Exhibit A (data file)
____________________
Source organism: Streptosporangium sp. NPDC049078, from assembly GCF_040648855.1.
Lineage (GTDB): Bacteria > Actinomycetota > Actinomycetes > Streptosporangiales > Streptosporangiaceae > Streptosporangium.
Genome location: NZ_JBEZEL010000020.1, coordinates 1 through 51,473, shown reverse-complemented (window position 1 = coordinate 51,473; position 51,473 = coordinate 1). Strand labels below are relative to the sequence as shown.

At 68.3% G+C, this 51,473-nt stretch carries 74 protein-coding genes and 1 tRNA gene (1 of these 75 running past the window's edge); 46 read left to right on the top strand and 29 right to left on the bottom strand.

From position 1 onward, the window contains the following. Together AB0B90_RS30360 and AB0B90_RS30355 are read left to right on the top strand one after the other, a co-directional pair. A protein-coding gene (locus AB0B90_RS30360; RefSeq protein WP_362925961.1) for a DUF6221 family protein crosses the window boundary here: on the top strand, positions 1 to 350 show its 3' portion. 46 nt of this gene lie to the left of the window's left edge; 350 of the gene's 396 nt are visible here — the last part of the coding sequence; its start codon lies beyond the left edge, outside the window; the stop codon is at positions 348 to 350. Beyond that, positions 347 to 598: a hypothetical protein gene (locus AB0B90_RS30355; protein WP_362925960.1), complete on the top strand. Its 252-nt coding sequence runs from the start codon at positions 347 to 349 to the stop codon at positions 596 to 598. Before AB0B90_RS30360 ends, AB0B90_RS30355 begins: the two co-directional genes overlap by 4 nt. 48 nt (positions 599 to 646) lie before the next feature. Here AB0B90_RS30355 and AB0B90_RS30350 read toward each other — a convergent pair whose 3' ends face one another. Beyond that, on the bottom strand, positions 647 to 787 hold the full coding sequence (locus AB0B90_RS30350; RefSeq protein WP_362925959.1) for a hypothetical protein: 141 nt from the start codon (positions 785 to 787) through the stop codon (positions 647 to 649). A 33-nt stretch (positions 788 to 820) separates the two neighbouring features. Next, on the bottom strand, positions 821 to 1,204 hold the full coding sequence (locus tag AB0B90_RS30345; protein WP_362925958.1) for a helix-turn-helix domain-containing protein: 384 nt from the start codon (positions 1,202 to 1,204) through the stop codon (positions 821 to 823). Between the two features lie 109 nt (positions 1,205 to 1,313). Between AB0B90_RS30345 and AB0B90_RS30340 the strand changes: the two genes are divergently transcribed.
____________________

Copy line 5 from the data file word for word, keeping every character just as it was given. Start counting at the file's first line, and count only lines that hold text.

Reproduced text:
From position 1 onward, the window contains the following. Together AB0B90_RS30360 and AB0B90_RS30355 are read left to right on the top strand one after the other, a co-directional pair. A protein-coding gene (locus AB0B90_RS30360; RefSeq protein WP_362925961.1) for a DUF6221 family protein crosses the window boundary here: on the top strand, positions 1 to 350 show its 3' portion. 46 nt of this gene lie to the left of the window's left edge; 350 of the gene's 396 nt are visible here — the last part of the coding sequence; its start codon lies beyond the left edge, outside the window; the stop codon is at positions 348 to 350. Beyond that, positions 347 to 598: a hypothetical protein gene (locus AB0B90_RS30355; protein WP_362925960.1), complete on the top strand. Its 252-nt coding sequence runs from the start codon at positions 347 to 349 to the stop codon at positions 596 to 598. Before AB0B90_RS30360 ends, AB0B90_RS30355 begins: the two co-directional genes overlap by 4 nt. 48 nt (positions 599 to 646) lie before the next feature. Here AB0B90_RS30355 and AB0B90_RS30350 read toward each other — a convergent pair whose 3' ends face one another. Beyond that, on the bottom strand, positions 647 to 787 hold the full coding sequence (locus AB0B90_RS30350; RefSeq protein WP_362925959.1) for a hypothetical protein: 141 nt from the start codon (positions 785 to 787) through the stop codon (positions 647 to 649). A 33-nt stretch (positions 788 to 820) separates the two neighbouring features. Next, on the bottom strand, positions 821 to 1,204 hold the full coding sequence (locus tag AB0B90_RS30345; protein WP_362925958.1) for a helix-turn-helix domain-containing protein: 384 nt from the start codon (positions 1,202 to 1,204) through the stop codon (positions 821 to 823). Between the two features lie 109 nt (positions 1,205 to 1,313). Between AB0B90_RS30345 and AB0B90_RS30340 the strand changes: the two genes are divergently transcribed.